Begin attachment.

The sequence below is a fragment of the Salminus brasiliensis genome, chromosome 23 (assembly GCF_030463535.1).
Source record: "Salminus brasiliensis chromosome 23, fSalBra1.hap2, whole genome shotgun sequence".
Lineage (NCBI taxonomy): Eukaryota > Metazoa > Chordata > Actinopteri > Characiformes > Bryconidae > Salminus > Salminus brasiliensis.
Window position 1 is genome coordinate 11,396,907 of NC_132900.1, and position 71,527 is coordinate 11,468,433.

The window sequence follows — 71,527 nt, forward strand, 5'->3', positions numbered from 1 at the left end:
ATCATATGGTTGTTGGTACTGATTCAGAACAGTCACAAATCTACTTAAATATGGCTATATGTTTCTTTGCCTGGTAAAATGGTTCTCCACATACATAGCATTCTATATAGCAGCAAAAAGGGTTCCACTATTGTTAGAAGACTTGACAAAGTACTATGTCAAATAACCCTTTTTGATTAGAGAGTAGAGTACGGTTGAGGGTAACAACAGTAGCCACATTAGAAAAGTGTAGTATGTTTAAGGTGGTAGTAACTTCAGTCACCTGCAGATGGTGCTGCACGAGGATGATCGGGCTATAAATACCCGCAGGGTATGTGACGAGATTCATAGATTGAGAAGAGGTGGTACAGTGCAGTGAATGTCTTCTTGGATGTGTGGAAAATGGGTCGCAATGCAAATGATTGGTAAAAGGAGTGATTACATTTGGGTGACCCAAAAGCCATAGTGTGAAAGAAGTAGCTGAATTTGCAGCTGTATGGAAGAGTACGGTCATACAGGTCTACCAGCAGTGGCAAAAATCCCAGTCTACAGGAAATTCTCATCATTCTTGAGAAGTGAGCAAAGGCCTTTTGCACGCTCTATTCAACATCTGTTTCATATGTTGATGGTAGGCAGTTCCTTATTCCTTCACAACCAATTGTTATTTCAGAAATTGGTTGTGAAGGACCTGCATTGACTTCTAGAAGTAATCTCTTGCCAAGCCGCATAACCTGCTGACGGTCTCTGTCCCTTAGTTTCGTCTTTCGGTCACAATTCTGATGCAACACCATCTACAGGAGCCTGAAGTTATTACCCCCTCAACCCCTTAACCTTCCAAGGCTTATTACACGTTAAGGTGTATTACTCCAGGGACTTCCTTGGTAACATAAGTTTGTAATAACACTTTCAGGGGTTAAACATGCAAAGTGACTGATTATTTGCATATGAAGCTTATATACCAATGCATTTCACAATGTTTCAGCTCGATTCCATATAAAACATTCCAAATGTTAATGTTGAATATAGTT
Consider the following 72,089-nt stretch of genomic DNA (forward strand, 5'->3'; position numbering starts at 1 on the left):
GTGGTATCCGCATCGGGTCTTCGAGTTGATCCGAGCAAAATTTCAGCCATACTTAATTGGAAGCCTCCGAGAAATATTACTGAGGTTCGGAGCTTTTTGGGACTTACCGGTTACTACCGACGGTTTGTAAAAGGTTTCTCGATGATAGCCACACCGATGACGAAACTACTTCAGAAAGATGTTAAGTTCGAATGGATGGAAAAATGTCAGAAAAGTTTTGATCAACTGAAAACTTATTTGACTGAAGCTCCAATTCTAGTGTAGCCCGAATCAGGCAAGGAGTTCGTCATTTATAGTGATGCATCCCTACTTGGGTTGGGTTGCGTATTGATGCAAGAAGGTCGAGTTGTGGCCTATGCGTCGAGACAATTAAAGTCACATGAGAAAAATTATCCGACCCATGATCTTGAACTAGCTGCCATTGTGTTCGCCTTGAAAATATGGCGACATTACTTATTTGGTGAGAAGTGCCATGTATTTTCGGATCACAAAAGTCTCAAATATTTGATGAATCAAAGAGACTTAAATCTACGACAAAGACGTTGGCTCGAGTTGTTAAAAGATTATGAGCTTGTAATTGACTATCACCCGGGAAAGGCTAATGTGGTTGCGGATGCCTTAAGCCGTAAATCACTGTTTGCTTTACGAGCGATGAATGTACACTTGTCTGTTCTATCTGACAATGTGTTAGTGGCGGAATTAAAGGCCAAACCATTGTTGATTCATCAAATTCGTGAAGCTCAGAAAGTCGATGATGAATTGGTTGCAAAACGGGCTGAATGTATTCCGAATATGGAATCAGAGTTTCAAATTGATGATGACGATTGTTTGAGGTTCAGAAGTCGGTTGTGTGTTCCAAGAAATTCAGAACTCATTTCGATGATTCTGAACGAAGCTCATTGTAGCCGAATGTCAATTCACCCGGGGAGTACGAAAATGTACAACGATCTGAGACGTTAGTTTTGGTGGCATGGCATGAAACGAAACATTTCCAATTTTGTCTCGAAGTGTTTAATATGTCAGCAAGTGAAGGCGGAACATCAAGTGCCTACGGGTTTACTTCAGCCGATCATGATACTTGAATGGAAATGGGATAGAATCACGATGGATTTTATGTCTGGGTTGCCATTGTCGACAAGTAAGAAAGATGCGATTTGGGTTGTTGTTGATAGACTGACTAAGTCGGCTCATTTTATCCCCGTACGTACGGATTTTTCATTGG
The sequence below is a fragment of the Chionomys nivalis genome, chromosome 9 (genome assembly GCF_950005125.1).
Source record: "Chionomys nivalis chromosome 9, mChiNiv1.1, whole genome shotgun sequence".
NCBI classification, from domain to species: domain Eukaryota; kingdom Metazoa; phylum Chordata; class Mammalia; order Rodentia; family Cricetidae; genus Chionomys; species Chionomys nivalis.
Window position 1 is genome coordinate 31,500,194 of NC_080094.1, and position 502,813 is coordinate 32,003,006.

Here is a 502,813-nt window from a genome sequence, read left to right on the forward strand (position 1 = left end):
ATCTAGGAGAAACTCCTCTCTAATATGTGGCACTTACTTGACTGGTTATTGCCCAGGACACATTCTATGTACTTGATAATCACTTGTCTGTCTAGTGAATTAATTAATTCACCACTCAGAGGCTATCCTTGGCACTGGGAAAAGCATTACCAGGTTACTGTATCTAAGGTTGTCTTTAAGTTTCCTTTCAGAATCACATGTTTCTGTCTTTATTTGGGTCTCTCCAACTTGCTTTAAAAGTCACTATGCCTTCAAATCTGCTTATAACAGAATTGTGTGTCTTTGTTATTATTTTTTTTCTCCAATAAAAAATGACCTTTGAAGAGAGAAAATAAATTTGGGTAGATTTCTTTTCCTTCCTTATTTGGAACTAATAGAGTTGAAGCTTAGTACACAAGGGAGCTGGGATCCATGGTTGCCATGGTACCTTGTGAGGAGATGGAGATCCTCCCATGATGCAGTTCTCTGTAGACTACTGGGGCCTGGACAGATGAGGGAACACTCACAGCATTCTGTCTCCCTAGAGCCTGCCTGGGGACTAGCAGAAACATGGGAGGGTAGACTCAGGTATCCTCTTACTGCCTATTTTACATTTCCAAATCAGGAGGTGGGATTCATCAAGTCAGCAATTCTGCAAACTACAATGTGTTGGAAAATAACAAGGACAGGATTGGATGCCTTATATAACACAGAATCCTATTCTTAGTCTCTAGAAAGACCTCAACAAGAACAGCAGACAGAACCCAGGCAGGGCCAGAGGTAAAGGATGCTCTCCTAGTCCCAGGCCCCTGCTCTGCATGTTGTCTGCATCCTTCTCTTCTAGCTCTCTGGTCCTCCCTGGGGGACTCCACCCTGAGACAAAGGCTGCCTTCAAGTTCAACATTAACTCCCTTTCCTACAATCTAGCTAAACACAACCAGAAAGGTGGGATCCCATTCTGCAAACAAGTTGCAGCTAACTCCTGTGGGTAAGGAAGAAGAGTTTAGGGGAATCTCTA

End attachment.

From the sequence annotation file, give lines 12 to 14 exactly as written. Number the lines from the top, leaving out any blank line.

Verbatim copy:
Window position 1 is genome coordinate 31,500,194 of NC_080094.1, and position 502,813 is coordinate 32,003,006.

Here is a 502,813-nt window from a genome sequence, read left to right on the forward strand (position 1 = left end):
ATCTAGGAGAAACTCCTCTCTAATATGTGGCACTTACTTGACTGGTTATTGCCCAGGACACATTCTATGTACTTGATAATCACTTGTCTGTCTAGTGAATTAATTAATTCACCACTCAGAGGCTATCCTTGGCACTGGGAAAAGCATTACCAGGTTACTGTATCTAAGGTTGTCTTTAAGTTTCCTTTCAGAATCACATGTTTCTGTCTTTATTTGGGTCTCTCCAACTTGCTTTAAAAGTCACTATGCCTTCAAATCTGCTTATAACAGAATTGTGTGTCTTTGTTATTATTTTTTTTCTCCAATAAAAAATGACCTTTGAAGAGAGAAAATAAATTTGGGTAGATTTCTTTTCCTTCCTTATTTGGAACTAATAGAGTTGAAGCTTAGTACACAAGGGAGCTGGGATCCATGGTTGCCATGGTACCTTGTGAGGAGATGGAGATCCTCCCATGATGCAGTTCTCTGTAGACTACTGGGGCCTGGACAGATGAGGGAACACTCACAGCATTCTGTCTCCCTAGAGCCTGCCTGGGGACTAGCAGAAACATGGGAGGGTAGACTCAGGTATCCTCTTACTGCCTATTTTACATTTCCAAATCAGGAGGTGGGATTCATCAAGTCAGCAATTCTGCAAACTACAATGTGTTGGAAAATAACAAGGACAGGATTGGATGCCTTATATAACACAGAATCCTATTCTTAGTCTCTAGAAAGACCTCAACAAGAACAGCAGACAGAACCCAGGCAGGGCCAGAGGTAAAGGATGCTCTCCTAGTCCCAGGCCCCTGCTCTGCATGTTGTCTGCATCCTTCTCTTCTAGCTCTCTGGTCCTCCCTGGGGGACTCCACCCTGAGACAAAGGCTGCCTTCAAGTTCAACATTAACTCCCTTTCCTACAATCTAGCTAAACACAACCAGAAAGGTGGGATCCCATTCTGCAAACAAGTTGCAGCTAACTCCTGTGGGTAAGGAAGAAGAGTTTAGGGGAATCTCTA